About the Iowa Department of Education
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The Iowa Department of Education (DE) works with the Iowa State Board of Education (State Board) to provide support, supervision, and oversight for the state education system that includes public elementary and secondary schools, nonpublic schools that receive state accreditation, area education agencies (AEAs), community colleges, and teacher preparation programs.
Organization & Structure
The DE employs approximately 235 people in four major divisions: Division of Community Colleges, Division of School Finance and Support Services, Division of Communication and Information Services, and Division of Learning and Results. Although the state libraries, vocational rehabilitation, and public television remain affiliated with the Department of Education, their operations have expanded and developed into independent entities with independent boards.
- DE Table of Organization
- DE Directory by Division
- DE Alphabetical Directory of Grimes Building Personnel
- Customer Service Guide
The Department was created by the 35th General Assembly in 1913 and was originally called the Department of Public Instruction. The current name was adopted in 1986.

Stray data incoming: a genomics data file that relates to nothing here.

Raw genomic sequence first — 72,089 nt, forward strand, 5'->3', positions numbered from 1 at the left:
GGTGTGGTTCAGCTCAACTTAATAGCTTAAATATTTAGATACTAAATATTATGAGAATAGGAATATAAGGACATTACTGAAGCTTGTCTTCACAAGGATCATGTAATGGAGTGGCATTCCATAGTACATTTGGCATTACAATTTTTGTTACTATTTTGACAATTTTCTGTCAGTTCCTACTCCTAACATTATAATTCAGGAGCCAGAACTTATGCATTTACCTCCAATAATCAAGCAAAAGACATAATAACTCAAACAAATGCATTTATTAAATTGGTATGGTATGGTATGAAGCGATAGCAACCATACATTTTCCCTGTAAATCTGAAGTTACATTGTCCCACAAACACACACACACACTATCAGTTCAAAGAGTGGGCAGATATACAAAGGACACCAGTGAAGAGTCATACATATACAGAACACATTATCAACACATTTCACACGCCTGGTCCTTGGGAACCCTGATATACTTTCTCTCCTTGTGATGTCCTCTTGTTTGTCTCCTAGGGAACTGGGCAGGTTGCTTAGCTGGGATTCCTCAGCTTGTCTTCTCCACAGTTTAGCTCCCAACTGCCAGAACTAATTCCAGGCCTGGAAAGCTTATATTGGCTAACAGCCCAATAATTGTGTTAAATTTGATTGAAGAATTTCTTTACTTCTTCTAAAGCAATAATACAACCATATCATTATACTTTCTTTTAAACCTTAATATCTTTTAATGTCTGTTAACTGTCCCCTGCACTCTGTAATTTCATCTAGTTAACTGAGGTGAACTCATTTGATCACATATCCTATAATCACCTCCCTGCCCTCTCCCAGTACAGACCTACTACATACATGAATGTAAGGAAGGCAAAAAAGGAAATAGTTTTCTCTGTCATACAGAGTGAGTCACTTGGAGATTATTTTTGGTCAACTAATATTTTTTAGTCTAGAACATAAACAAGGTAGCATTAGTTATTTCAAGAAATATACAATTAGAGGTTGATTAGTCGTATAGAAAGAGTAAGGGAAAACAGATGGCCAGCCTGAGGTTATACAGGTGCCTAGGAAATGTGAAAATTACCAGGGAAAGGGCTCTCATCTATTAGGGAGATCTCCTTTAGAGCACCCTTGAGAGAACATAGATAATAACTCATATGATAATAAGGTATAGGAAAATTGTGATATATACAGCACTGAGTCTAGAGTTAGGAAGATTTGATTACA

In its early years, the Department was charged with working with the many small, isolated school buildings to build a formal system of public education that included organized districts with defined duties and boundaries, as well as specific qualifications for teachers. While the state department was established to provide oversight, local schools maintained the authority to set many of the rules and requirements for their own students. This system of "local responsibility" - based on the belief that local residents have the greatest interest in assuring their children's success - continues today. As Iowa progressed over the decades with greater diversity in business, industry, and population, the public education system evolved to reflect and encompass those changes. In the mid 1960s, a system of 15 public, two-year community colleges was established to provide more students the opportunity for continued education and training beyond high school. In the mid-1970s, the system of AEAs was developed to provide regional support for local schools and their teachers. Originally, the community colleges and the AEAs shared the same service area boundaries. In recent years, several AEAs have merged to provide greater efficiency in regions with declining populations.